Extract from Michael Mitchell's translation

Fire Doesn't Burn

When he comes back from the lake with the dog the next morning, there's a little basket on his desk – cherries from the Green Man. It's a farewell gift, the old villa with the overgrown garden has been sold to a man from the West, a politician, and is to be restored in the summer. Only recently one of the violent storms, that have been occurring more and more often of late, blew off half the roof and the hermit covered over the damage with a heavy plastic sheet that billows and crackles in the wind; it's an old cinema advert and now a gigantic Spiderman is crawling over the roof-ridge. It's the last grey house in the street; the variously sized stones in the mortar of the roughcast, only cursorily smoothed out and typical of the former GDR, have created structures which look deliberate but are presumably simply due to a lack of sifted sand, and on some days countless sparrows and tits cling to it, fluttering their wings as they pick insects or their larvae out of the holes; there even moss growing on the side exposed to the weather, a shimmer of brown like an animal's coat.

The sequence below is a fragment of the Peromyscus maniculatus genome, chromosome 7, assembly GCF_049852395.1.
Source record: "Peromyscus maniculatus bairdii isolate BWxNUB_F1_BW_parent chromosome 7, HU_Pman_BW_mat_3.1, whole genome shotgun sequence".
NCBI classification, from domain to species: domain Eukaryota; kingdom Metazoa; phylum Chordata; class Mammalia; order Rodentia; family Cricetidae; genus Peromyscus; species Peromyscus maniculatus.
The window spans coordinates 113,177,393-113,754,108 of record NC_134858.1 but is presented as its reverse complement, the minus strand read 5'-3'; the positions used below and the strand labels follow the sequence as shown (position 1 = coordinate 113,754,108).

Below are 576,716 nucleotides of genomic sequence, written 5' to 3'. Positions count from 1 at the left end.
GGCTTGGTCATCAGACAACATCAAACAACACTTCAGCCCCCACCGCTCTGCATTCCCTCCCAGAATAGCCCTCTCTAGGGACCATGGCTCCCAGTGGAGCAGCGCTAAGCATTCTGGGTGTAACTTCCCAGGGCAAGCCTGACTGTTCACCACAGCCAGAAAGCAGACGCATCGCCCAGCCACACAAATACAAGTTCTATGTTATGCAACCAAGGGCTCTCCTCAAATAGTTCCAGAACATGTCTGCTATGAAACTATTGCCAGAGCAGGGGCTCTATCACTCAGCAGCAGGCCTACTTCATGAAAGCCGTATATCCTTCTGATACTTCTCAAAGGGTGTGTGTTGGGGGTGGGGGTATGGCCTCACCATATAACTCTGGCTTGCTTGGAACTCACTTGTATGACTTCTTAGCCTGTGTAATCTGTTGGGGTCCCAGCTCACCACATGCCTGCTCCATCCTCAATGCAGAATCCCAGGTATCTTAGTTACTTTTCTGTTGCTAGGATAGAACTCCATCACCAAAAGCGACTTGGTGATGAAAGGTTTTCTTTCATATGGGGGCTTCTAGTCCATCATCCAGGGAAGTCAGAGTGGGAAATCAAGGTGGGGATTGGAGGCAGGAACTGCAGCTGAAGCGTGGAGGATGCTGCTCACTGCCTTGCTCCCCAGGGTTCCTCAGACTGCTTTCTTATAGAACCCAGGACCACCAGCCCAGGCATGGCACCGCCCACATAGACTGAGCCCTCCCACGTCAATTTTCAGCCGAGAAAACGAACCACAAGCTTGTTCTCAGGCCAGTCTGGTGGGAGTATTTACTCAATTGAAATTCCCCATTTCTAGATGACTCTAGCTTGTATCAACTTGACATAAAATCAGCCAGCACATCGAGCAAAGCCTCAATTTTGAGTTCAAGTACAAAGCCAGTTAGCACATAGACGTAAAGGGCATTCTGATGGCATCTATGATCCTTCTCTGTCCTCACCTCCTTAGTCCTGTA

The day before he leaves, Alina takes the man a bottle of champagne and chats with him for a while over the garden fence. He's found somewhere to live, a flat in one of the GDR high-rise settlements in Marzahn, about ten kilometres to the north, and after he's loaded two suitcases, a foam mattress, a few pans and a standard lamp in a little trailer, he waves to them and gets into a Trabant driven by a woman. From the cap on her greying hair it seems she's a nurse and she bursts into a ringing laugh when the engine stalls as she lets in the clutch. But then the two-stroke chugs off over the cobbles with its rattling load and Wolf breathes in the special smell of the bluish smoke that hangs in the air for a while; usually he abhors it but now it makes him almost melancholy, as if it's something precious, the essence of a story that accompanied his own for a short stretch. ‘A nice man,’ Alina says, taking his hand. ‘He thinks we're a happy couple.’